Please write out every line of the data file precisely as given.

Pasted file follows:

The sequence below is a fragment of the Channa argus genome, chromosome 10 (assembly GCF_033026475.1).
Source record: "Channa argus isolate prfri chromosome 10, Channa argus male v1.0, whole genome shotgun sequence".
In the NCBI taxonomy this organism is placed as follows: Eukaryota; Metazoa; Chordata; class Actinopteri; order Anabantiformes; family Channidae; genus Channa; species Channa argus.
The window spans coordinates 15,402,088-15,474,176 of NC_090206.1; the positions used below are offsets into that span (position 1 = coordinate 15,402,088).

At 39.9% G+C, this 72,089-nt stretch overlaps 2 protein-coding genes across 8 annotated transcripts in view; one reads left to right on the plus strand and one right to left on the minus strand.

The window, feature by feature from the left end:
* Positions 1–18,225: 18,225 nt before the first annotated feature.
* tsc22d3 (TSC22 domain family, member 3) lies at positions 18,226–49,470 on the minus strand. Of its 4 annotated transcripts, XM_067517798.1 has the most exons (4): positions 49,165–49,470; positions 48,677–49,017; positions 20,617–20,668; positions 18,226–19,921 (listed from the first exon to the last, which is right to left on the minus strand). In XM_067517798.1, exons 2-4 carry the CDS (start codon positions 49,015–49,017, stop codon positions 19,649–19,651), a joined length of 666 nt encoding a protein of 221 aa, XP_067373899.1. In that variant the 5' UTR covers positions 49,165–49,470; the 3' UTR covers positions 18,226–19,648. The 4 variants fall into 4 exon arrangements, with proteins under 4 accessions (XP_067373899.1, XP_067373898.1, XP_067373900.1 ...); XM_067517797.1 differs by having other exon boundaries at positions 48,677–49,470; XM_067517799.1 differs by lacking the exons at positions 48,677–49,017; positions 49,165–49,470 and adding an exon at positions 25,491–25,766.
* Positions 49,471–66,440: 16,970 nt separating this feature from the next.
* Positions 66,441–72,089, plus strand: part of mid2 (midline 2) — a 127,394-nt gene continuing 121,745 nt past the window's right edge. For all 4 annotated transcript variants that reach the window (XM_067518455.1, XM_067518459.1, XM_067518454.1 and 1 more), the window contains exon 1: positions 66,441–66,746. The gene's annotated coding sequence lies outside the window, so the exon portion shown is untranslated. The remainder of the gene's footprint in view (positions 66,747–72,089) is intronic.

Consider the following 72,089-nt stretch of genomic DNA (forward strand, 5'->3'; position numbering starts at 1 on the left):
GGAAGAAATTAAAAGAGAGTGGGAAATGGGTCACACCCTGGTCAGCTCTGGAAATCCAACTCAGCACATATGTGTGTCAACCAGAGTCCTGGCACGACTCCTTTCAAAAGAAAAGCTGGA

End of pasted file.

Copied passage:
The sequence below is a fragment of the Channa argus genome, chromosome 10 (assembly GCF_033026475.1).
Source record: "Channa argus isolate prfri chromosome 10, Channa argus male v1.0, whole genome shotgun sequence".
In the NCBI taxonomy this organism is placed as follows: Eukaryota; Metazoa; Chordata; class Actinopteri; order Anabantiformes; family Channidae; genus Channa; species Channa argus.
The window spans coordinates 15,402,088-15,474,176 of NC_090206.1; the positions used below are offsets into that span (position 1 = coordinate 15,402,088).

At 39.9% G+C, this 72,089-nt stretch overlaps 2 protein-coding genes across 8 annotated transcripts in view; one reads left to right on the plus strand and one right to left on the minus strand.

The window, feature by feature from the left end:
* Positions 1–18,225: 18,225 nt before the first annotated feature.
* tsc22d3 (TSC22 domain family, member 3) lies at positions 18,226–49,470 on the minus strand. Of its 4 annotated transcripts, XM_067517798.1 has the most exons (4): positions 49,165–49,470; positions 48,677–49,017; positions 20,617–20,668; positions 18,226–19,921 (listed from the first exon to the last, which is right to left on the minus strand). In XM_067517798.1, exons 2-4 carry the CDS (start codon positions 49,015–49,017, stop codon positions 19,649–19,651), a joined length of 666 nt encoding a protein of 221 aa, XP_067373899.1. In that variant the 5' UTR covers positions 49,165–49,470; the 3' UTR covers positions 18,226–19,648. The 4 variants fall into 4 exon arrangements, with proteins under 4 accessions (XP_067373899.1, XP_067373898.1, XP_067373900.1 ...); XM_067517797.1 differs by having other exon boundaries at positions 48,677–49,470; XM_067517799.1 differs by lacking the exons at positions 48,677–49,017; positions 49,165–49,470 and adding an exon at positions 25,491–25,766.
* Positions 49,471–66,440: 16,970 nt separating this feature from the next.
* Positions 66,441–72,089, plus strand: part of mid2 (midline 2) — a 127,394-nt gene continuing 121,745 nt past the window's right edge. For all 4 annotated transcript variants that reach the window (XM_067518455.1, XM_067518459.1, XM_067518454.1 and 1 more), the window contains exon 1: positions 66,441–66,746. The gene's annotated coding sequence lies outside the window, so the exon portion shown is untranslated. The remainder of the gene's footprint in view (positions 66,747–72,089) is intronic.

Consider the following 72,089-nt stretch of genomic DNA (forward strand, 5'->3'; position numbering starts at 1 on the left):
GGAAGAAATTAAAAGAGAGTGGGAAATGGGTCACACCCTGGTCAGCTCTGGAAATCCAACTCAGCACATATGTGTGTCAACCAGAGTCCTGGCACGACTCCTTTCAAAAGAAAAGCTGGA